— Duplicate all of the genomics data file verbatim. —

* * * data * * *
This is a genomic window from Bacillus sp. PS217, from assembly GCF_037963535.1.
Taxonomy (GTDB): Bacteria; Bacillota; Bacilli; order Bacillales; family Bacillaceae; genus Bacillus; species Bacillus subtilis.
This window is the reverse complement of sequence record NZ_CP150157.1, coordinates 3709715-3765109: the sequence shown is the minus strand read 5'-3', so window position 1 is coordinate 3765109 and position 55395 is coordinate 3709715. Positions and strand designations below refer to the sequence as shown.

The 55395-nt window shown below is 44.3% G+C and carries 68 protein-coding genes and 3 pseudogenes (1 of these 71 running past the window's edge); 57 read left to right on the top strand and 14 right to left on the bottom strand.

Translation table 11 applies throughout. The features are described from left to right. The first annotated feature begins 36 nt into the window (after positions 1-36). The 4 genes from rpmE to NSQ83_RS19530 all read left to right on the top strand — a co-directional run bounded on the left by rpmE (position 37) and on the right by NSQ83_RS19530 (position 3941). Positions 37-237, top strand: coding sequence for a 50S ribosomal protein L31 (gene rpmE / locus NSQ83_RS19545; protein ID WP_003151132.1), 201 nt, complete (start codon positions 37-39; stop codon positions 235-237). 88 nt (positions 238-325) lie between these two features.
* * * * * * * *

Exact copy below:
This is a genomic window from Bacillus sp. PS217, from assembly GCF_037963535.1.
Taxonomy (GTDB): Bacteria; Bacillota; Bacilli; order Bacillales; family Bacillaceae; genus Bacillus; species Bacillus subtilis.
This window is the reverse complement of sequence record NZ_CP150157.1, coordinates 3709715-3765109: the sequence shown is the minus strand read 5'-3', so window position 1 is coordinate 3765109 and position 55395 is coordinate 3709715. Positions and strand designations below refer to the sequence as shown.

The 55395-nt window shown below is 44.3% G+C and carries 68 protein-coding genes and 3 pseudogenes (1 of these 71 running past the window's edge); 57 read left to right on the top strand and 14 right to left on the bottom strand.

Translation table 11 applies throughout. The features are described from left to right. The first annotated feature begins 36 nt into the window (after positions 1-36). The 4 genes from rpmE to NSQ83_RS19530 all read left to right on the top strand — a co-directional run bounded on the left by rpmE (position 37) and on the right by NSQ83_RS19530 (position 3941). Positions 37-237, top strand: coding sequence for a 50S ribosomal protein L31 (gene rpmE / locus NSQ83_RS19545; protein ID WP_003151132.1), 201 nt, complete (start codon positions 37-39; stop codon positions 235-237). 88 nt (positions 238-325) lie between these two features.